First, Tampax . . .
• In 1944, John Charles McQuaid, archbishop of Dublin, wrote to Dr Conn Ward, parliamentary secretary to the minister for local government and public health, and informed him that at the "Low Week meetings of the Bishops, I explained very fully the evidence concerning the use of internal sanitary tampons, in particular, that called Tampax. On the medical evidence made available, the bishops very strongly disapproved of the use of these appliances, more particularly in the case of unmarried persons". 'Unmarried persons' was a euphemism for women.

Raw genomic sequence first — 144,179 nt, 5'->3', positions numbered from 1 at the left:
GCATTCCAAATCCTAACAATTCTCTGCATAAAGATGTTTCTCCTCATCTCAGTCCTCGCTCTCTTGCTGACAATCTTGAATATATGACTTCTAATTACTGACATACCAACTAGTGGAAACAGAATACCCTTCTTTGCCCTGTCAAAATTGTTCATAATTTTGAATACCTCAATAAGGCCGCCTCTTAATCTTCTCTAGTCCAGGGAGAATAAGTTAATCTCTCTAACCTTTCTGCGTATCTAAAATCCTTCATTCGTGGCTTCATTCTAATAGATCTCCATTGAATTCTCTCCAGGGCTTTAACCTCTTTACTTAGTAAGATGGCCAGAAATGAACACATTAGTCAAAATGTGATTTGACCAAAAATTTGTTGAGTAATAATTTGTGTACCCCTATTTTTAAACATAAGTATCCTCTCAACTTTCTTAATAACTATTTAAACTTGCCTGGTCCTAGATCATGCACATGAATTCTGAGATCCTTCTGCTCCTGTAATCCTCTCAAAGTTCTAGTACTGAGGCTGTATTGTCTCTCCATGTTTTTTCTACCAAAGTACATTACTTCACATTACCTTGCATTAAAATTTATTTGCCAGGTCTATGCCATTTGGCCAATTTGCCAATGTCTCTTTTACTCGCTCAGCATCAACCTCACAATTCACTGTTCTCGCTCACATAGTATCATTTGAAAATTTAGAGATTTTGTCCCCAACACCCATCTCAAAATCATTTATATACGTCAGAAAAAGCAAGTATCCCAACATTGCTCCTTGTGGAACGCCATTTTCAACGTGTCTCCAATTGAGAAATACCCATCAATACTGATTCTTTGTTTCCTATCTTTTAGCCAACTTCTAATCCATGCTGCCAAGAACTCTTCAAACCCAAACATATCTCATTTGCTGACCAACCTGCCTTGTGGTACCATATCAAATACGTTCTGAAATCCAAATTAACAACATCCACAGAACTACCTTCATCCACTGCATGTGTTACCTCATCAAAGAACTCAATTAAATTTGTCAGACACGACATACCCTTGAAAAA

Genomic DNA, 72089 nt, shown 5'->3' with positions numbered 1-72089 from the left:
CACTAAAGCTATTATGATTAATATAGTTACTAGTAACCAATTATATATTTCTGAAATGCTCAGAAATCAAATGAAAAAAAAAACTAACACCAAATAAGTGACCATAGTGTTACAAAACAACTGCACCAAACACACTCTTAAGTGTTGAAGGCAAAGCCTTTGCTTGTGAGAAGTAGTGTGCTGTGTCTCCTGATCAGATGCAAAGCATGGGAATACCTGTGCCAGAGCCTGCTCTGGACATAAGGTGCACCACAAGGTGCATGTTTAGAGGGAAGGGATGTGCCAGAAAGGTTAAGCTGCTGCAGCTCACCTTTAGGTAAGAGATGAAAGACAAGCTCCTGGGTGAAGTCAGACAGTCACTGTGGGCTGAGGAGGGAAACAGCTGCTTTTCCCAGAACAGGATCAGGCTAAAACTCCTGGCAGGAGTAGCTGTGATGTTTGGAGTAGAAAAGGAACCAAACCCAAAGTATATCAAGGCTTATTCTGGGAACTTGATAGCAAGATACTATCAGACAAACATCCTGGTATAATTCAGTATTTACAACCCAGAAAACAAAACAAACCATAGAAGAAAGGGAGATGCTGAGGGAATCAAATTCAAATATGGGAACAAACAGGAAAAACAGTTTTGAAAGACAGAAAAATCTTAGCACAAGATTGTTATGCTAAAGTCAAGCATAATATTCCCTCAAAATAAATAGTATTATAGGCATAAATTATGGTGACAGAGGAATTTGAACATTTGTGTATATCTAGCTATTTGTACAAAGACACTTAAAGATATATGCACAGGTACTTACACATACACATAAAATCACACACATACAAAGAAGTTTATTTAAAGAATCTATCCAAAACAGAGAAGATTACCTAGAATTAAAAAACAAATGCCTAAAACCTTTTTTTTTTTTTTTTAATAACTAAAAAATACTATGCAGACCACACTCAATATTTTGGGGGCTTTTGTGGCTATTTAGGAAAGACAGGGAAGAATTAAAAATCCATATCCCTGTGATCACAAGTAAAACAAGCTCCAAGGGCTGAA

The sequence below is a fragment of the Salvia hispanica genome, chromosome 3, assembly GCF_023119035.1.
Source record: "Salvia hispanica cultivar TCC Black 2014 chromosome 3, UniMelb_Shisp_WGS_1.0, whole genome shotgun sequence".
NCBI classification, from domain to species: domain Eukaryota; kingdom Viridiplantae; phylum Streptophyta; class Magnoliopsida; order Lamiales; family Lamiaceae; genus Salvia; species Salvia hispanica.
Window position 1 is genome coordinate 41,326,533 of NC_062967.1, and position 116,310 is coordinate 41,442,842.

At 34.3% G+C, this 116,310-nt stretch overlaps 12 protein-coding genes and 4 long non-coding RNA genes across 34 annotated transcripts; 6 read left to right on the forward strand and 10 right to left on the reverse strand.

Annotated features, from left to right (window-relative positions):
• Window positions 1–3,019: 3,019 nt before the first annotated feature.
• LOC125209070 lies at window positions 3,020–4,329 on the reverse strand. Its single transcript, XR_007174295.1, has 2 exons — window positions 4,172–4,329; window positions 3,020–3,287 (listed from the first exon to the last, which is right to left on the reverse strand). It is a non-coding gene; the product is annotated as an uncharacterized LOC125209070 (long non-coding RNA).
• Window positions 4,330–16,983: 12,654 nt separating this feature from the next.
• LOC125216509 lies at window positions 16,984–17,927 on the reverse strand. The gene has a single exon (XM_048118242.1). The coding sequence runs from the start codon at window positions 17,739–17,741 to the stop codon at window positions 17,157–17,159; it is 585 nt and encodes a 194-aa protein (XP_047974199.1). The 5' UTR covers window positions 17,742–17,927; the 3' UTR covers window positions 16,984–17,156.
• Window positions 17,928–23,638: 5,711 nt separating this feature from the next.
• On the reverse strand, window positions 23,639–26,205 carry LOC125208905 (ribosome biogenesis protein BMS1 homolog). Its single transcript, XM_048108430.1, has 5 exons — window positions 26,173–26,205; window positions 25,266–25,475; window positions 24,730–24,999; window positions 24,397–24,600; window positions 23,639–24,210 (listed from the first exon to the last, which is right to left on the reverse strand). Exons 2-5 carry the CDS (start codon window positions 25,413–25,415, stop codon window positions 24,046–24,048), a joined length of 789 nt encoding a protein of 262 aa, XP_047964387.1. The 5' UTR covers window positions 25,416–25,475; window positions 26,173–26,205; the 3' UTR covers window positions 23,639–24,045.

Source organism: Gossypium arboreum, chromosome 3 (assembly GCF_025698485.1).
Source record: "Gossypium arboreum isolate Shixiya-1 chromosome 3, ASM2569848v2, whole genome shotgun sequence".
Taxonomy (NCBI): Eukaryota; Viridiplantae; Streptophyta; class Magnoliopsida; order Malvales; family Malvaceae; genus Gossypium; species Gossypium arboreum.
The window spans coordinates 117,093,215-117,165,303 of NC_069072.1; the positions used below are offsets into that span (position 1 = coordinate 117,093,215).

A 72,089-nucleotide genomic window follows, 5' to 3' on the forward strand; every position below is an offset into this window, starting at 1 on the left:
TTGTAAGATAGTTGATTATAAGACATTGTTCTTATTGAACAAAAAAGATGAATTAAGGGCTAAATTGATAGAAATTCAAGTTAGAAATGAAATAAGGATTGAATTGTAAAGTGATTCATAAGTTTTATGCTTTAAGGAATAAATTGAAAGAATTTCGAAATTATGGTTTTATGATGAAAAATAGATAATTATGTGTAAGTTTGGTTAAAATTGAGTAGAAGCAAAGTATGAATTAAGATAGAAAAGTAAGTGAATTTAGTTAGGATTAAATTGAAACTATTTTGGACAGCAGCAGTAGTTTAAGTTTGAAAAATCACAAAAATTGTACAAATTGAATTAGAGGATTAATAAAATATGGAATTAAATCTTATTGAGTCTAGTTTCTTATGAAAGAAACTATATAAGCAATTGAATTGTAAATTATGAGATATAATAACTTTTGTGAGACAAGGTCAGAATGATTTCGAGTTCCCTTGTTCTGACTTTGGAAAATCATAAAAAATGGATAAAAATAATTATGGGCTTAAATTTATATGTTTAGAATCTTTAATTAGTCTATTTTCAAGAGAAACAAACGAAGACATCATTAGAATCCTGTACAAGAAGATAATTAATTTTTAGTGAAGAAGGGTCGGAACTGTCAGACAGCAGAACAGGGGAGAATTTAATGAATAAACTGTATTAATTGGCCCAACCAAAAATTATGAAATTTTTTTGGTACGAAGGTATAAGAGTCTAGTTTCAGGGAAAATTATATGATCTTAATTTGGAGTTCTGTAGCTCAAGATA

This reflects the cultural anxieties of the era.
McQuaid's medical adviser was Dr Stafford Johnson, who had studied in Clongowes Wood College and graduated in medicine from UCD in 1914. He took a particular interest in medico-moral issues and was an enthusiastic advocate for Catholic ethics in medicine.